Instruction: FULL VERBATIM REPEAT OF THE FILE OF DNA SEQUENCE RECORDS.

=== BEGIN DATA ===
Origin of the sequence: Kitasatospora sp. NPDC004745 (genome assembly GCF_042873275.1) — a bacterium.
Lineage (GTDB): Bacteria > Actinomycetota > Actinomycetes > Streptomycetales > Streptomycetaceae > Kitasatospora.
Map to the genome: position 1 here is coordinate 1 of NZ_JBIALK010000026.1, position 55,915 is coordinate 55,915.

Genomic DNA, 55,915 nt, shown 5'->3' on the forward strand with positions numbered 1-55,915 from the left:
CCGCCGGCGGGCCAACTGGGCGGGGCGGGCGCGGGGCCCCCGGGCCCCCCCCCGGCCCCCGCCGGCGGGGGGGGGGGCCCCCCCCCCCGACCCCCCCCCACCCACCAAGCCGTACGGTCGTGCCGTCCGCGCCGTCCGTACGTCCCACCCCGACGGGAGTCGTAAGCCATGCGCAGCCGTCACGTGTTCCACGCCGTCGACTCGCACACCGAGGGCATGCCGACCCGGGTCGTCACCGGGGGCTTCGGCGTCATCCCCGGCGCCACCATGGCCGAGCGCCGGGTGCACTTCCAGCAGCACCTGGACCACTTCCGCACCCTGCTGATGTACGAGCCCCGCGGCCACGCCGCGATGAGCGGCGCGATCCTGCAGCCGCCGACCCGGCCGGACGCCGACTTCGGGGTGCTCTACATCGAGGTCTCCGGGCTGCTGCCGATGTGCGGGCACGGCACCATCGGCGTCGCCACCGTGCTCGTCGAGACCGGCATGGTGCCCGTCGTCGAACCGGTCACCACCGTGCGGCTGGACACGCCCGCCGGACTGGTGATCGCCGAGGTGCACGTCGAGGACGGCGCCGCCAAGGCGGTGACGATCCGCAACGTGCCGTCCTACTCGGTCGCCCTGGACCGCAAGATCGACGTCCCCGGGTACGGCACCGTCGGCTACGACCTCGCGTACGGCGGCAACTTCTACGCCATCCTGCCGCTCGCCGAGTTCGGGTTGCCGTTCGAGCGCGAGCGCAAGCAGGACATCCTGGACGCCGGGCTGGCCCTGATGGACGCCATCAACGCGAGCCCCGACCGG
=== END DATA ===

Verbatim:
Origin of the sequence: Kitasatospora sp. NPDC004745 (genome assembly GCF_042873275.1) — a bacterium.
Lineage (GTDB): Bacteria > Actinomycetota > Actinomycetes > Streptomycetales > Streptomycetaceae > Kitasatospora.
Map to the genome: position 1 here is coordinate 1 of NZ_JBIALK010000026.1, position 55,915 is coordinate 55,915.

Genomic DNA, 55,915 nt, shown 5'->3' on the forward strand with positions numbered 1-55,915 from the left:
CCGCCGGCGGGCCAACTGGGCGGGGCGGGCGCGGGGCCCCCGGGCCCCCCCCCGGCCCCCGCCGGCGGGGGGGGGGGCCCCCCCCCCCGACCCCCCCCCACCCACCAAGCCGTACGGTCGTGCCGTCCGCGCCGTCCGTACGTCCCACCCCGACGGGAGTCGTAAGCCATGCGCAGCCGTCACGTGTTCCACGCCGTCGACTCGCACACCGAGGGCATGCCGACCCGGGTCGTCACCGGGGGCTTCGGCGTCATCCCCGGCGCCACCATGGCCGAGCGCCGGGTGCACTTCCAGCAGCACCTGGACCACTTCCGCACCCTGCTGATGTACGAGCCCCGCGGCCACGCCGCGATGAGCGGCGCGATCCTGCAGCCGCCGACCCGGCCGGACGCCGACTTCGGGGTGCTCTACATCGAGGTCTCCGGGCTGCTGCCGATGTGCGGGCACGGCACCATCGGCGTCGCCACCGTGCTCGTCGAGACCGGCATGGTGCCCGTCGTCGAACCGGTCACCACCGTGCGGCTGGACACGCCCGCCGGACTGGTGATCGCCGAGGTGCACGTCGAGGACGGCGCCGCCAAGGCGGTGACGATCCGCAACGTGCCGTCCTACTCGGTCGCCCTGGACCGCAAGATCGACGTCCCCGGGTACGGCACCGTCGGCTACGACCTCGCGTACGGCGGCAACTTCTACGCCATCCTGCCGCTCGCCGAGTTCGGGTTGCCGTTCGAGCGCGAGCGCAAGCAGGACATCCTGGACGCCGGGCTGGCCCTGATGGACGCCATCAACGCGAGCCCCGACCGG